ACT researchers have found that high school graduates who enter college with dual-enrollment credits are more likely to complete a four-year degree in less time than those without the early credits. It's part of the reason why ACT is launching a dual-enrollment initiative to increase the number of high school students in those courses.
Dual enrollment, or concurrent enrollment, allows students to take college courses and earn credit while still attending high school. In a new report from ACT -- "Using Dual Enrollment to Improve the Educational Outcomes for High School Students" -- the company best known for its college readiness assessment asserts four recommendations:
- Develop consistent funding mechanisms for sustainability and creation of dual-enrollment courses.
- Ensure high-quality instruction.
- Offer additional support for dually enrolled students.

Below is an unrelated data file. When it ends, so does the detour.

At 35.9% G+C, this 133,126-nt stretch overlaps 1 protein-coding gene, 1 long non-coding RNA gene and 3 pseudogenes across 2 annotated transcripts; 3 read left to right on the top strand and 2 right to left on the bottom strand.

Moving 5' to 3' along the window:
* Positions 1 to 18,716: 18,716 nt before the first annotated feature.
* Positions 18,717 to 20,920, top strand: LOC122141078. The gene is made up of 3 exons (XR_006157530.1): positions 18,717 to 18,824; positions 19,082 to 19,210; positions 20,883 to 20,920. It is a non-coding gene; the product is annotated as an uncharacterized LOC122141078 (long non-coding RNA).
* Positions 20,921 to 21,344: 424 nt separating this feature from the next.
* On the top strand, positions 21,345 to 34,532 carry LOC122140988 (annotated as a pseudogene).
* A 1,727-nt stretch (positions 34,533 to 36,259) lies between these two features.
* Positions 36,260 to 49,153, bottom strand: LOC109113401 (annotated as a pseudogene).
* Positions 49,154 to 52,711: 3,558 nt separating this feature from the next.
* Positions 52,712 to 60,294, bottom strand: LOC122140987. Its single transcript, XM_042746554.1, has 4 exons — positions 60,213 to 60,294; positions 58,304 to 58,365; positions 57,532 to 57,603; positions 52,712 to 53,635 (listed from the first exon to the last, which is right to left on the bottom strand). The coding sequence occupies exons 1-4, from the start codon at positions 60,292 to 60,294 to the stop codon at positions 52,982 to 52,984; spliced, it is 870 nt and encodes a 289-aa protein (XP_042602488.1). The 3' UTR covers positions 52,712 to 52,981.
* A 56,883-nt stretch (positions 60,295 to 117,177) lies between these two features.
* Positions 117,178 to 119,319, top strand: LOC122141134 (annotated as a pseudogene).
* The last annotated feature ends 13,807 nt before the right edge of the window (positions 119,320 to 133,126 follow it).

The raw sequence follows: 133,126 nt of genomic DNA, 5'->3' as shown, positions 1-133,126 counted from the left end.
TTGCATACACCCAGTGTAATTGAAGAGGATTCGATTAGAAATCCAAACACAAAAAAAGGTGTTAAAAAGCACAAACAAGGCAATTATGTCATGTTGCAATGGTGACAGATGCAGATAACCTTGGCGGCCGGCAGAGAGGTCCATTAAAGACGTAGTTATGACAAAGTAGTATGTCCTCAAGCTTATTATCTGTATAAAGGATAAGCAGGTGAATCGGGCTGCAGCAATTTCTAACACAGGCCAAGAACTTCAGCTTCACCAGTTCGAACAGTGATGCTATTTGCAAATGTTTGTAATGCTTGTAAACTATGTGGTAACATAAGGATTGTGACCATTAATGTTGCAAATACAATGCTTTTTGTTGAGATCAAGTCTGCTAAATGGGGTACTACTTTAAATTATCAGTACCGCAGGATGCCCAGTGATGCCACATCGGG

- Use online resources to increase access.
ACT is discouraging schools and states to require students to pay for dual-enrollment courses. Only eight states have eliminated all or most tuition costs for dual-enrollment students, but in nine states students are responsible for the full cost of participating, according to the report. The cost concern has reached the White House as well. The Obama administration is experimenting with allowing access to Pell Grants for high school students in dual-enrollment courses.
ACT is also recommending that states develop a teacher improvement fund or allocate dollars to providing incentives for high school teachers in dual-enrollment programs so they can achieve a master's degree or the sufficient number of graduate-level credits to teach in a relevant subject area. That's an issue some Midwestern states have been contending with since the Higher Learning Commission clarified its rules on dual-enrollment instructor requirements. The nation's largest accreditor expects dual-enrollment instructors to have a master's degree in the specialty they're teaching or at least 18 graduate-level credit hours within that specialty. The issue has concerned some dual-enrollment advocates, who see the clarification as a way to limit access.
Opinions on Inside Higher Ed
Inside Higher Ed’s Blog U
What Others Are Reading